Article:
60 stitches on 6mm needles, garter stitch for six rows. Change to 7mm needles, garter stitch to required length (appx six inches.) Cast off. Sew sides together (to make a tube) then sew across the top, with side seam at centre back.
Turn the bottom inch or so up, to make a cuff, if you wish.
I think I really have finished my festive knitting, now.

The Midwinter Festival

Today is Midwinter Day, usually called Yule. It is the exact opposite of Midsummer Day.These two important days are celebrated, along with Imbolc (first day of Spring), Beltane (May Day, first day of Summer), Lughnasad (Harvest, first day of Autumn), and Samhaine (first day of Winter, and the end, and beginning,of the year). These very old Feasts pre-date the solstice- and- equinox tradition, which is a southern European import. I have no proof, but suspect it came with the Romans, as so many things did.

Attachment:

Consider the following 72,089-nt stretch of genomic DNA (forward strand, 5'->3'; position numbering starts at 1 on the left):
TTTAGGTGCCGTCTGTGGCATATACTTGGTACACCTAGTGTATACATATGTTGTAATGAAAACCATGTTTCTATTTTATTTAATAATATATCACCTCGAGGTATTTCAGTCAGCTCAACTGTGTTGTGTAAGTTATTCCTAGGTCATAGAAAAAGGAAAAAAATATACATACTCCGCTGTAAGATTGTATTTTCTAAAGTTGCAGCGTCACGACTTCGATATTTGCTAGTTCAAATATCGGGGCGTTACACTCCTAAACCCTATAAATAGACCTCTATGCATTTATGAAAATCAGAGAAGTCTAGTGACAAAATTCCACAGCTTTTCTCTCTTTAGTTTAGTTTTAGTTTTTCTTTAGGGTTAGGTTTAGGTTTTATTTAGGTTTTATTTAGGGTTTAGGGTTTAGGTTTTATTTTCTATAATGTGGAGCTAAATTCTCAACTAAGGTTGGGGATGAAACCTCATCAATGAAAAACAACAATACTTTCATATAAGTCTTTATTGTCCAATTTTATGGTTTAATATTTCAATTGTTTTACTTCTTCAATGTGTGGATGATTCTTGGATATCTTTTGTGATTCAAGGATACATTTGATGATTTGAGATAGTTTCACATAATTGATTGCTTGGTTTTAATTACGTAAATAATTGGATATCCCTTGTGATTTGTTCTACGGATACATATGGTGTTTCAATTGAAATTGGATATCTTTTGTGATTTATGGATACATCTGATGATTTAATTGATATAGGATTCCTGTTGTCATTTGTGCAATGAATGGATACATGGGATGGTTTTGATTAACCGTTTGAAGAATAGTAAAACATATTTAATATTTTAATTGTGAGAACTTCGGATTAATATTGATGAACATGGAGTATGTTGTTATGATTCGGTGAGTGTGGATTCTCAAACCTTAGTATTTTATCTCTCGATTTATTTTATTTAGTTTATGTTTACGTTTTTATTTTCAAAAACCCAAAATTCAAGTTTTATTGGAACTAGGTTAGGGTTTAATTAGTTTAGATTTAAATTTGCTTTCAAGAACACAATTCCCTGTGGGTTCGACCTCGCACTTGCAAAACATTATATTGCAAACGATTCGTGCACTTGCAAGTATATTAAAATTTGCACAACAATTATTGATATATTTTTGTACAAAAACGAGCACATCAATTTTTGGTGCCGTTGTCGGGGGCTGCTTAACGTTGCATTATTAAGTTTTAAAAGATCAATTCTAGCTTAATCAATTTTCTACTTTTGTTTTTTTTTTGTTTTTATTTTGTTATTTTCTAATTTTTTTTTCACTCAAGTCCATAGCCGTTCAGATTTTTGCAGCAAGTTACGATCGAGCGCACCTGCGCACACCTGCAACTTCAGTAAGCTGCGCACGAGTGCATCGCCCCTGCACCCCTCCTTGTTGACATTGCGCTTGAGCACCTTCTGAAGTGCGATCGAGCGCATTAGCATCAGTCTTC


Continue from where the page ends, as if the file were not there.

The most potent symbol, from those far-off days, still takes a central role in our modern celebrations, even though the celebration itself has been subdued and altered.
The Golden Bough.
Whatever your beliefs, I wish you
A Peaceful Heart
A Joyful Home
A Safe and Healthy 2009

Thursday, 11 December 2008

Cold Cat

I have been on leave, this week, and what a beautiful week to take! It has been really cold, really frosty, and absolutely fabulous weather.
Babur says 'What are we doing out here? Let's go back in by the fire!'

Sunday, 7 December 2008

Cold and Frosty.

The min/max thermometer by the back door was registering minus five, this morning. The sky, last night, was sparkling with the cold. Moments like these, make all the rain we have had pale in significance. Best beloved and I raced around the garden, this morning,trying to capture the beauty in the cameras, before the frost melted in the sun.